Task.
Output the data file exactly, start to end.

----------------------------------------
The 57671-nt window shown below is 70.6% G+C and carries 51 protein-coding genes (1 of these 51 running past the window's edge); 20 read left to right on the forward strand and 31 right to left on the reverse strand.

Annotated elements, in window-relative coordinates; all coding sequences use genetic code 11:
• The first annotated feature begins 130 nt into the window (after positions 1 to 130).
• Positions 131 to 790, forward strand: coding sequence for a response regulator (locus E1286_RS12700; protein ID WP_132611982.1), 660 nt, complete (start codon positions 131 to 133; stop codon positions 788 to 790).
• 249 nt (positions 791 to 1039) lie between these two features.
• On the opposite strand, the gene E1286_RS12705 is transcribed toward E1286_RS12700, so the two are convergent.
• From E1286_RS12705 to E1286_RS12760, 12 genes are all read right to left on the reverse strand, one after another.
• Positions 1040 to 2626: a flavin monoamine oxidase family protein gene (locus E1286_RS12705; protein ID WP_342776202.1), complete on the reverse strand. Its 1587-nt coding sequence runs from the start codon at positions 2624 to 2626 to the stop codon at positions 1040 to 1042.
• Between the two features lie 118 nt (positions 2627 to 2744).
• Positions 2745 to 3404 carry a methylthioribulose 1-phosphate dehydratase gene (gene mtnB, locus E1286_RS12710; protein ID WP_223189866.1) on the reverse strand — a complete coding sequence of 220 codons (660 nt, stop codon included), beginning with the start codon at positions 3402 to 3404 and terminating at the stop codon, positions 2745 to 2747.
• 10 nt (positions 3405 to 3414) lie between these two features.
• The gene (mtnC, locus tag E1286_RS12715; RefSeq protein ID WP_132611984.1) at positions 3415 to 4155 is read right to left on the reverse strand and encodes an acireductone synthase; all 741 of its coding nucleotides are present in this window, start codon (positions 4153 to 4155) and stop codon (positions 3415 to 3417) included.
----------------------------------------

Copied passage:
The 57671-nt window shown below is 70.6% G+C and carries 51 protein-coding genes (1 of these 51 running past the window's edge); 20 read left to right on the forward strand and 31 right to left on the reverse strand.

Annotated elements, in window-relative coordinates; all coding sequences use genetic code 11:
• The first annotated feature begins 130 nt into the window (after positions 1 to 130).
• Positions 131 to 790, forward strand: coding sequence for a response regulator (locus E1286_RS12700; protein ID WP_132611982.1), 660 nt, complete (start codon positions 131 to 133; stop codon positions 788 to 790).
• 249 nt (positions 791 to 1039) lie between these two features.
• On the opposite strand, the gene E1286_RS12705 is transcribed toward E1286_RS12700, so the two are convergent.
• From E1286_RS12705 to E1286_RS12760, 12 genes are all read right to left on the reverse strand, one after another.
• Positions 1040 to 2626: a flavin monoamine oxidase family protein gene (locus E1286_RS12705; protein ID WP_342776202.1), complete on the reverse strand. Its 1587-nt coding sequence runs from the start codon at positions 2624 to 2626 to the stop codon at positions 1040 to 1042.
• Between the two features lie 118 nt (positions 2627 to 2744).
• Positions 2745 to 3404 carry a methylthioribulose 1-phosphate dehydratase gene (gene mtnB, locus E1286_RS12710; protein ID WP_223189866.1) on the reverse strand — a complete coding sequence of 220 codons (660 nt, stop codon included), beginning with the start codon at positions 3402 to 3404 and terminating at the stop codon, positions 2745 to 2747.
• 10 nt (positions 3405 to 3414) lie between these two features.
• The gene (mtnC, locus tag E1286_RS12715; RefSeq protein ID WP_132611984.1) at positions 3415 to 4155 is read right to left on the reverse strand and encodes an acireductone synthase; all 741 of its coding nucleotides are present in this window, start codon (positions 4153 to 4155) and stop codon (positions 3415 to 3417) included.